‘In an industry full of competition, the ultimate winner will be the one who maintains the quality and not the price.’

– Kapil Arora, Director, Kay International.

Their entry on the International Milling Directory Online has just been approved – check it out HERE!

Don’t forget – register or update your listing in time for the July publication of the 23rd edition of the International Milling Directory 2013/14 –  click here!

Alltech – Worldwide search to find the next extraordinary minds in science

The International Milling Directory‘s member Alltech will gather thousands of research papers from brilliant young thinkers around the world throughout 2013 to select the next winners of the Alltech Young Scientist Awards.

Registration has opened for undergraduate and graduate students interested in submitting experimental research or scientific review papers for the 2013-2014 competition. Regional winners will receive cash prizes, and eight finalists will be invited to compete for top honours during Alltech’s 30th International Symposium in 2014. The winning graduate and undergraduate students will receive a $10,000 scholarship and a $5,000 scholarship respectively.

Scientific papers submitted may cover topics including veterinary science, animal nutrition, feed technology, sustainability, agricultural management, marketing, environmental science and economics. Papers will be judged by a panel of industry professionals. Registration and paper submission is available online and will close Dec. 31, 2013.

“For Alltech, what could be more important that rewarding young people who are driven by science?” said Dr. Pearse Lyons, president and founder of Alltech. “Every year, more and more students send us their research with hopes of standing out in a crowd of candidates representing countries from around the world. Alltech is proud to provide an avenue for future leaders in diverse fields of science to compete at the highest level.”

Regional winners for the 2012-2013 competition will be announced in March. The 2012-2013 regional finalists will travel to Lexington, Kentucky, USA to compete in the final during the 29th International Symposium, May 19-22, 2013.

“The students who are successful in this wide-reaching competition will address the world’s impending agricultural puzzles with solutions founded on science,” said Dr. Inge Russell, director of the Alltech Young Scientist Competition. “Our Young Scientists are in a class above the rest – their research sheds light on how science steers our world to a better future.”

Alltech received nearly 8,000 registrations for the international competition in 2012, with the goal of increasing registrants by 50 percent in 2013. For more information about the Alltech Young Scientist Awards, visit www.alltech.com/education/alltech-young-scientist/about.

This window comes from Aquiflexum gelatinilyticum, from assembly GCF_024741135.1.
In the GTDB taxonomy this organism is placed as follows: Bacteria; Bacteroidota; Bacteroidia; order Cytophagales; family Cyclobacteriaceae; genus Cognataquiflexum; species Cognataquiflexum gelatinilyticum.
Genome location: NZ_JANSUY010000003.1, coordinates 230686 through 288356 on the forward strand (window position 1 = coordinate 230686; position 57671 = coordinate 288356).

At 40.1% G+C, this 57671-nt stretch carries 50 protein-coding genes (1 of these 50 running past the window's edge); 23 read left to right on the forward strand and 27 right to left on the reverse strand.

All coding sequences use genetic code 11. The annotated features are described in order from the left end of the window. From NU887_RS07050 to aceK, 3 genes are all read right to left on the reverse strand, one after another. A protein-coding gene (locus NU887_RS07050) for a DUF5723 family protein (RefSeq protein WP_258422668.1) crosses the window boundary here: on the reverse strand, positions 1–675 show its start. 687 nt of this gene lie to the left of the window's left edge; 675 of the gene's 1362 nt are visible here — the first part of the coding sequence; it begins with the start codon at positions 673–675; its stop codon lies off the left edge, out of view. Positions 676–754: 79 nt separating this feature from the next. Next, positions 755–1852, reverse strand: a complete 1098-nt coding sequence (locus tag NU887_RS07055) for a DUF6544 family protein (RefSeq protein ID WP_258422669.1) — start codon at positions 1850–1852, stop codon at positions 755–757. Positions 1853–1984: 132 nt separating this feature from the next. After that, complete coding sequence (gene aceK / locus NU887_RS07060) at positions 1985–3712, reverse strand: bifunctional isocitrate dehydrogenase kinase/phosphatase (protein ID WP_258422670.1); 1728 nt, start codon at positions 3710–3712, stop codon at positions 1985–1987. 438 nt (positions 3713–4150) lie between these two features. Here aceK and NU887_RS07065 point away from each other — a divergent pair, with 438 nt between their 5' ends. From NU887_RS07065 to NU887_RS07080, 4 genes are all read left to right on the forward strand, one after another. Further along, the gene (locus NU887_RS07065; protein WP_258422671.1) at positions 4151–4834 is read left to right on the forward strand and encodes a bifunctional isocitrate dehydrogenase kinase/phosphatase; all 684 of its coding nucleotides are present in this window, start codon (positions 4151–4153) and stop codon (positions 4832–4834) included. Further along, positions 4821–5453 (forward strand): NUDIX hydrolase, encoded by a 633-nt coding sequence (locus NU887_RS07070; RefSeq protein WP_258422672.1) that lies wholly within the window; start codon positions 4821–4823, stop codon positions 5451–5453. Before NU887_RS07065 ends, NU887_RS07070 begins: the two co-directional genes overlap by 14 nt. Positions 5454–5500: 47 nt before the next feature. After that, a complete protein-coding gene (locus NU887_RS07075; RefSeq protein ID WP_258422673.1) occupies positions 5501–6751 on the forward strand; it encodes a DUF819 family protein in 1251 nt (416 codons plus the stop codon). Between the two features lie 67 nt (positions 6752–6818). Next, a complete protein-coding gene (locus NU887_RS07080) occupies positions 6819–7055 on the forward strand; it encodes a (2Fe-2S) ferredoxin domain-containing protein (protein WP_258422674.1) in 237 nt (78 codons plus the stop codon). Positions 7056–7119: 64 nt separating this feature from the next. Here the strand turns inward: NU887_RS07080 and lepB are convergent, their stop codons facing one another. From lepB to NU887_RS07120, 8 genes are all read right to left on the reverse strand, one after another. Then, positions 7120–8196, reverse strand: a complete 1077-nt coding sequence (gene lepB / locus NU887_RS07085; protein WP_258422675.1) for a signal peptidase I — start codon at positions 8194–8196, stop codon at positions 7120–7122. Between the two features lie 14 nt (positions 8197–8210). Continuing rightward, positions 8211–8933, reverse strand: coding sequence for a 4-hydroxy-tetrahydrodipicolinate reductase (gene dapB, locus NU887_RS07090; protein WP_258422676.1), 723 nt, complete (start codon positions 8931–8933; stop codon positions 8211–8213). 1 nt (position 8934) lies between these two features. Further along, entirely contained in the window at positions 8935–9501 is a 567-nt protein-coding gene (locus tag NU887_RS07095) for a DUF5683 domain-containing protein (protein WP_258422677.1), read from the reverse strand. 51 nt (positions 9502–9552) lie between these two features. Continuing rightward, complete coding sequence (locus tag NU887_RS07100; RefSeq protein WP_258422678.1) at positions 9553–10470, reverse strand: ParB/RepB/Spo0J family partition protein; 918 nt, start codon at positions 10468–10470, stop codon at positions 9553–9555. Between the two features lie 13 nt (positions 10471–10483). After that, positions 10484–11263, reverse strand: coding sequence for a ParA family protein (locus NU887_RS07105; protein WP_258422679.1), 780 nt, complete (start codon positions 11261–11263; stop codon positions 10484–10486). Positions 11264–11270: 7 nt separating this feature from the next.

Alltech

Alltech

About Alltech:

Founded in 1980 by Dr. Pearse Lyons, Alltech improves the health and performance of animals, plants and people through nutrition and scientific innovation. With more than 3,000 employees in 128 countries, the company has developed a strong regional presence in Europe, North America, Latin America, the Middle-East, Africa and Asia. For further information, visit www.alltech.com.

Aside to the above, 2013/14’s edition of the International Milling Directory is taking shape – register or update your company now at www.internationalmilling.com!

International Milling Directory @ IPPE

The Perendale Publishers International Milling Directory team are in Atlanta, USA this week for the IPPE show. On Sunday the team set up the stand as the site was already a hive of activity with people keen to see the latest food and feed developments.

Day 1 got off to a good start and the stand is looking marvellous. One of the first visitors was Carlos Cesar Pavesa, director and CEO, Engormix (pictured below with Perendale’s Roger Gilbert).

If you’re at the show come and visit us on booth 1700 in Hall A2. More information about the International Milling Directory is available at www.internationalmilling.com

We were visited early on the opening day of IPPE (our stand 1700) by Carlos Carlos Cesar Pavesa, director and CEO of Engormix, the Latin American online news service for the feed industry.

Roger (Perendale Publishers, Stand 1700 in Hall A2) is visited early on the opening day of IPPE  by Carlos Carlos Cesar Pavesa, director and CEO of Engormix – the Latin American online news service for the feed industry.

Introducing Parantez

We welcome a recent addition to the International Milling Directory – Parantez. The International Milling Directory has been aiming to re-register this company for the new edition and we are glad to broaden the relationship between us and the IDMA show in Turkey. The International Milling Directory does feature IDMA in the inside front cover of the 2012/13 edition. If this is a reminder, we hope to see you at IDMA, Instanbul Expo Center on 4-7 April 2013! Some background information is written below.

The exhibition Company PARANTEZ, founded in 2000 in Turkey, is committed to providing professional services in the sector of exhibitions, conferences, publishing and tourism.

IDMA

IDMA

In order to announce the latest developments and changes in the milling sector, The Parantez Group developed an exposition project, held their first meeting in 2005 “International Flour, Semolina, Rice, Corn, Bulghur, Feed Milling Machinery & Pulse, Pasta, Biscuit Technologies Exhibition” in Istanbul.

Today the exhibition is well-known as IDMA and is one of the most important platform for location of meetings, negotiations, exchange of opinions and suggestions of the best representatives of the sector. Participation in the exhibition allows to establish new business contacts, get information about the market and new technologies, to explore business competitors, to provide new products and develop a pricing policy.

The company constantly improves the quality of services and efficiency of the organization, makes every effort to attract more association members and partners. The company always strives to apply best practices and methods of the world.

Find the new Parantez fair listing online at: https://www.internationalmilling.com/company_3371.html.